• Accommodation: There are so many hacks for accommodation. Depending on your current spending, you can rent out part of your home, downsize, or get a roommate. Where you live is also hugely important, so if you’re working remotely, could you move to a cheaper neighborhood or country?
  • Transportation: Could you sell your car and take public transport instead? Instead of two cars, could you go down to one?
  • Earnings Potential: If your work performance is good, could you ask for a salary increase? Could you pursue a role with more responsibility and higher pay? Alternatively, could you work a side hustle? Have a yard sale? Rent out part of your home? Teach online? Honestly, the possibilities are endless.

Work Remotely

Having a remote role naturally allows you to save more with little effort. Having worked remotely for nearly a decade, the best piece of advice I can offer is to automatically save everything you would have spent for an in-office role (gas and transportation, restaurants/coffee shops, parking fees, corporate clothes).

Don’t be like most people and succumb to lifestyle inflation which essentially means that as you earn more, you spend more.

Depending on where you live, working remotely can easily translate to $1,000 or more each month, which with the magic of compound interest, can support an earlier retirement date.

Similarly, calculate your commute time and re-allocate this to a side hustle project where you can earn additional money for savings. If you spend 30 minutes getting ready and 45 minutes each way commuting, then that equates to 2 hours daily that you can allocate to earning extra money. Online consulting, writing, or teaching can bring in additional money for savings. For inspiration, check out Alexandra Fasulo who just launched a new book ‘Freelance your way to freedom’.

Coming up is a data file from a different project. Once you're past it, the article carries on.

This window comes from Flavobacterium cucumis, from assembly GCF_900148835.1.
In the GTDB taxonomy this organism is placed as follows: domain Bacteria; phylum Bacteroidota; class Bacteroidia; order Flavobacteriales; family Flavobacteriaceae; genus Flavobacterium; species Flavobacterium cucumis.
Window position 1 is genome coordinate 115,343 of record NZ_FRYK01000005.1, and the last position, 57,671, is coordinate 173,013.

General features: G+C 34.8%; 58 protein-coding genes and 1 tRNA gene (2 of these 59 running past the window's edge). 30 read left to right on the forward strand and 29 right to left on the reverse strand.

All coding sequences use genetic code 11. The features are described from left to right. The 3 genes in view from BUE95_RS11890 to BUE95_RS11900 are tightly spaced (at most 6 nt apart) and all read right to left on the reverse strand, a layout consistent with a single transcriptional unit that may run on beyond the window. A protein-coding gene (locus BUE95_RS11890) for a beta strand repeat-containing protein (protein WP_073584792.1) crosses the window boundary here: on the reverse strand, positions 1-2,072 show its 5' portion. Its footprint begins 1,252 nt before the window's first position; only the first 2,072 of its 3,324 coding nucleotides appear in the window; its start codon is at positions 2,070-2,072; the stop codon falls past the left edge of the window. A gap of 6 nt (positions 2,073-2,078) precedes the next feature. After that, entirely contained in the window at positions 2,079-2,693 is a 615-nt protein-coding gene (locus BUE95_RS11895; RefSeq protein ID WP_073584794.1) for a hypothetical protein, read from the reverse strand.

As an example, back in 2017, I saved $12,568 CAD per year by working remotely. As well, I earned an additional $15,000 CAD on top of my full-time salary by offsetting my commute time with consulting.

Finally, if you are working remotely, could you move to a lower-cost area, thus further accelerating your savings? In my case, when we were still living in Canada, I lived in a very low-cost city, but still had the benefit of a city salary. This could potentially save you another $1,000 or more in housing-related expenses.

Work in tech

One trend I’ve noticed among the FIRE community is that many early retirees, including myself, worked in tech.

I know there are a lot of layoffs happening in tech, but this is cyclical and will pass eventually.

I speak from experience since I was recently impacted by layoffs. Though we had already reached FI, I definitely appreciated the severance package, in which I invested.

The great thing about startups and tech is that they generally offer high salaries, annual bonuses, stock options, and annual increments. Many are 100% remote which means you get that added savings to boost. Even if you don’t have a background in tech, there are so many low-cost ways to retrain through Coursera, Udemy, tech boot camps, etc.

Another lesson I’ve learned along the way is to forget about loyalty. Jumping a ship every few years is a fantastic way to increase your salary and stretch your wings. Five years is the longest I’ve ever stayed at a company.